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Airborne imaging is a visual survey of an area conducted from an aircraft. In addition to taking pictures in the visible spectrum, the plane can acquire data in the infrared and other ranges of the spectrum to provide more complete information about the area being imaged. Government agencies, researchers, and private companies all use airborne imaging as part of their work. Results of such studies may be released to members of the public or kept secured if they pertain to confidential activities.
Planes, gliders, satellites, and balloons can all be used for airborne imaging. Devices without pilots are often used because they are inexpensive and easy to handle. In addition to being fitted with cameras for image acquisition, they can also be equipped with weather instruments to take readings of temperature, humidity, and other values. A tracker is installed so the equipment can be followed as it moves and collected once it lands again.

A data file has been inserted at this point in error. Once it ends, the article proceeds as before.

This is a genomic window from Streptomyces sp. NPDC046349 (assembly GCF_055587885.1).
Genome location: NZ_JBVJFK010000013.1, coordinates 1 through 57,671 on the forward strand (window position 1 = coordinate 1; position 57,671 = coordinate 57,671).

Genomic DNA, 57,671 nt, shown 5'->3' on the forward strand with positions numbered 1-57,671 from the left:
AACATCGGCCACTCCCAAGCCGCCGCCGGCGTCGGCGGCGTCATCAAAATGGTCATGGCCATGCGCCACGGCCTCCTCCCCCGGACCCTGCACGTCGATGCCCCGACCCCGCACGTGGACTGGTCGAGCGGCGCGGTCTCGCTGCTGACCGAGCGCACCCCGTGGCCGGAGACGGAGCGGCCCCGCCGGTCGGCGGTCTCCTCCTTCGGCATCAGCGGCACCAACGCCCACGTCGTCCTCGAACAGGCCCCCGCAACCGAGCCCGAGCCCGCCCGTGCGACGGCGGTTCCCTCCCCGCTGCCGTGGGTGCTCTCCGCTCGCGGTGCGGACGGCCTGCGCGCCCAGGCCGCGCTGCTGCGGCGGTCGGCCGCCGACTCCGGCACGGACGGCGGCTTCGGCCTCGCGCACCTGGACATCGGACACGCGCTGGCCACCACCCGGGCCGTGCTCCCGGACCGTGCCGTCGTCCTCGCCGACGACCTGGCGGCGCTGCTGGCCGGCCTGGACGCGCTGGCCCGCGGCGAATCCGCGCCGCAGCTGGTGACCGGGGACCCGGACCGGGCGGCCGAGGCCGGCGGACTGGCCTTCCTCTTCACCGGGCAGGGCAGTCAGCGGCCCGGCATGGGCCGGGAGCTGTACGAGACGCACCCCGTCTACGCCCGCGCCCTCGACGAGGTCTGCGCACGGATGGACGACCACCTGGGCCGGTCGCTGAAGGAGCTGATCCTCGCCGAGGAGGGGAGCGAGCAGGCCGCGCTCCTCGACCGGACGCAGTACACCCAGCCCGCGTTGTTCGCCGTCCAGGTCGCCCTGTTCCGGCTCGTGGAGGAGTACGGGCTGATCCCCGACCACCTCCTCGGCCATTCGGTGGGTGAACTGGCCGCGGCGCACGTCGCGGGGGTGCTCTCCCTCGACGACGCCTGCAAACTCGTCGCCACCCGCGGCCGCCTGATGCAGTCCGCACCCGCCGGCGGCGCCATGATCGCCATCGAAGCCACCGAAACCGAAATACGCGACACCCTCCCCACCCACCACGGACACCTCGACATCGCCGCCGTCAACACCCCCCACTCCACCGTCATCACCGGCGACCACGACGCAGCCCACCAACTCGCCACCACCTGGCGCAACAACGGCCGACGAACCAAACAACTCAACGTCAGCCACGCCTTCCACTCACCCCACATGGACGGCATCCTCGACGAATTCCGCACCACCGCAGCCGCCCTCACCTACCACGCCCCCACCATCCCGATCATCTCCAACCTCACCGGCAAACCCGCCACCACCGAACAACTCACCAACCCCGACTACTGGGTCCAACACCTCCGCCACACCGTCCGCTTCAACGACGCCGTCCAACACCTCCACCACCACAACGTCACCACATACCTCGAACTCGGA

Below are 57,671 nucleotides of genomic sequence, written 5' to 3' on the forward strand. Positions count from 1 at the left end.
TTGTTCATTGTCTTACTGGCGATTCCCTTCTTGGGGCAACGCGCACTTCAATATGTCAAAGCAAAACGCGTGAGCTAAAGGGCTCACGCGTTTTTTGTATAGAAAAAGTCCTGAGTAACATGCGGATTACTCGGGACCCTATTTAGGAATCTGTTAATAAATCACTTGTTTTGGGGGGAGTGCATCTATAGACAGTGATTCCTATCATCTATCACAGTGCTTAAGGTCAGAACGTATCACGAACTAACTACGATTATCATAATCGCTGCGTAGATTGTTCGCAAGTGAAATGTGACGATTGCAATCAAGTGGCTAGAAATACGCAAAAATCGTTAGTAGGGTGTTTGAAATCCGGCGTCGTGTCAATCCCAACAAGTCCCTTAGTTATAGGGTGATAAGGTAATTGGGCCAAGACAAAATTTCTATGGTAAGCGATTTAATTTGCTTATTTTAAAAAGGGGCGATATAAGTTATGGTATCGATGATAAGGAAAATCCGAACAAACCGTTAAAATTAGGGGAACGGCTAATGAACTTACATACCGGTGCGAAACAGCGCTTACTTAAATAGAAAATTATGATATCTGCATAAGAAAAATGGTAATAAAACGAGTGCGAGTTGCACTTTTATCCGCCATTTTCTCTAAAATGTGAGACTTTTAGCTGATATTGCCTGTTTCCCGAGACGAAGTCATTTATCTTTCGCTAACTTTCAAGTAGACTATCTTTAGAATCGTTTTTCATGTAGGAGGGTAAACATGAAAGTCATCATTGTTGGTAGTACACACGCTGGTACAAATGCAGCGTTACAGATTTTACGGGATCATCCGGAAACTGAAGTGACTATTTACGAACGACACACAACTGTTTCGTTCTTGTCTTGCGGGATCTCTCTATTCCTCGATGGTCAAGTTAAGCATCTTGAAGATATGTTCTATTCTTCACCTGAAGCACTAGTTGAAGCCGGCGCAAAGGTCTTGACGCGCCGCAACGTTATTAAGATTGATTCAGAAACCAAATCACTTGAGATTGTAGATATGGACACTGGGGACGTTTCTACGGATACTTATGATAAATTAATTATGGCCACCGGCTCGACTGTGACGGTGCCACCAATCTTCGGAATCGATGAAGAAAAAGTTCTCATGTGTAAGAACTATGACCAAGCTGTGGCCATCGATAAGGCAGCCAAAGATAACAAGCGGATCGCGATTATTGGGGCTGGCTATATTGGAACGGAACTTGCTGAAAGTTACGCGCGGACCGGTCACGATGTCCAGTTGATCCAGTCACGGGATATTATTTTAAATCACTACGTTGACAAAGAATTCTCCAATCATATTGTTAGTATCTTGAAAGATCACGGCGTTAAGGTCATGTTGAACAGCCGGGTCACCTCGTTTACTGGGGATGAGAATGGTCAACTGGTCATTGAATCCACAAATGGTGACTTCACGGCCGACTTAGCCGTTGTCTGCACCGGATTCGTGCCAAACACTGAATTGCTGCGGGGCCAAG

A common use of airborne imaging can be seen in cartography, where people collect images of an area to improve or modify their maps of the region. Weather agencies also use this technique to collect data, as do clandestine government agencies interested in acquiring information for national security purposes. Real estate developers and research scientists are further examples of groups who use airborne imaging technology in their work; scientists, for example, may conduct a biodiversity survey of a hard-to-reach area with the use of aircraft.
When airborne imaging involves collection of data from areas of the spectrum that are not visible, it is typical for an image with representative colors to be generated to visualize the information collected. Infrared imaging can reveal things like unusually hot or cool areas in a region with graduated shades of color, for instance. It is important to be aware that even when such images are colorized in a way to look like conventional photographs, they are not photographs in the traditional sense, and the situation on the ground may appear visually very different.
People interested in airborne imaging can often find images of reasonably good resolution online at sites providing maps and directions, as many such sites license images or use their own satellites to acquire them. Other sample images appear on websites that provide information about weather conditions, and they may also be found in textbooks covering a variety of topics, ranging from environmental pollution to archeology, as this technique has far-ranging applications.
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